You might also consider a ceramic mug-and-strainer combo, such as those made by Euna Living. Plain glass, ceramic, or cast-iron teapots such as those sold by Susteas are also excellent brewing options as long as you avoid painted or enameled options—which may contain toxic cadmium and lead. If you prefer a press-type model, try a brewing pot such as those made by Rishi Tea & Botanicals.

If you want to use tea bags without the toxic plastic, check out reusable organic linen (a fiber from the flax plant) or cotton tea bags, such as those made by Marley’s Monsters or Net Zero Co. Simply place your own loose tea leaves inside, and steep like you would a conventional tea bag (without all the plastic!).

Consider What Goes Inside Your Cup

Once you’ve established your plastic-free coffee or tea routine, the next step is to consider what you’re putting in your cup.

The fast-accelerating climate crisis is making it more challenging to grow coffee and tea, with droughts, flooding, heatwaves, and storms ruining crops and damaging the lands where coffee and tea is grown. For example, Kenya, which grows nearly half of all tea consumed in the UK, is expected to lose more than a quarter of its optimal tea-growing lands by 2050 to climate-related disasters and change. Climate catastrophes also disproportionately harm underserved communities, including groups like women, Indigenous peoples, and low-income people—who often depend on farming crops, including tea and coffee, for their livelihood.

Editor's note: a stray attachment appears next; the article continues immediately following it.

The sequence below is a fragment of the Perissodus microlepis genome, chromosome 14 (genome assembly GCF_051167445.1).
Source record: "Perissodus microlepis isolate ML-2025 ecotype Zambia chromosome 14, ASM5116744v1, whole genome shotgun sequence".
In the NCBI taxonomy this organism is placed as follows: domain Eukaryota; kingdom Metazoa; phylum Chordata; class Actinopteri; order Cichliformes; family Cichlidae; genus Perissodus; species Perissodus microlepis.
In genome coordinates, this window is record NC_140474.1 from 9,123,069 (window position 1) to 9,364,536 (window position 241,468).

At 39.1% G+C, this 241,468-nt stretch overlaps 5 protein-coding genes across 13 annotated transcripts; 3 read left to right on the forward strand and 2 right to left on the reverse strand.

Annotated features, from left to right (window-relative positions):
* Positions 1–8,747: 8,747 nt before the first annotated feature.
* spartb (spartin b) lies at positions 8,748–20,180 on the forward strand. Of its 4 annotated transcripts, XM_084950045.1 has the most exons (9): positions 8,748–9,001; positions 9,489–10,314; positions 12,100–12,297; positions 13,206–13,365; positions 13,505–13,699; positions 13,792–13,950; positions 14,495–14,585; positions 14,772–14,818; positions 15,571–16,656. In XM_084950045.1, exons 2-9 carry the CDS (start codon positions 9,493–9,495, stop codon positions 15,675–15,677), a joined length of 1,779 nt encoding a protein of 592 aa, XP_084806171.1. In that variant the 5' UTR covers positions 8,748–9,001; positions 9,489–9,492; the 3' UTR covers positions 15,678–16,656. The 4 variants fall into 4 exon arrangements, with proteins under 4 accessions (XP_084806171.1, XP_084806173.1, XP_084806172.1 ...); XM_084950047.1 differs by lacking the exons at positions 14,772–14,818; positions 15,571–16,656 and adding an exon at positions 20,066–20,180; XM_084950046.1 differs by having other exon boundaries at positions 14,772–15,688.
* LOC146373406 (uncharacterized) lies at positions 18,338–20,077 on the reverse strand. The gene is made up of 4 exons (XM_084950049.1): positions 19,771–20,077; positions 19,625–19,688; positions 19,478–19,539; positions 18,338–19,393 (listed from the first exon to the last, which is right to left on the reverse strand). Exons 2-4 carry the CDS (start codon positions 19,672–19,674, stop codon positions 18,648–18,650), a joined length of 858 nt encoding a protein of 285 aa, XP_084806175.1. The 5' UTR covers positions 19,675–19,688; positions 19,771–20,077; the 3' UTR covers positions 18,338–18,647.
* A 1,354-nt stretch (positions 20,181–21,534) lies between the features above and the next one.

Unfortunately, many people working on coffee and tea farms are mistreated by their employers, and are sometimes forced into labor. What’s more, even when workers are paid for their hard labor (most tea leaves and coffee beans are painstakingly picked by hand), the conditions on these farms commonly range from harsh to inhumane. Some workers have little to no access to adequate water, food, shelter, bathrooms, and other necessities. 

Additionally, one must consider the deforestation that goes hand in hand with the expansion of cropland, as well as the rampant application of pesticides and use of plastic in farming coffee and tea. Landscapes have been completely stripped of their natural health by coffee and tea growing—especially in Central and South America, Asia, and Africa, where much coffee and tea is grown—and polluted by pesticides and plastics used in growing.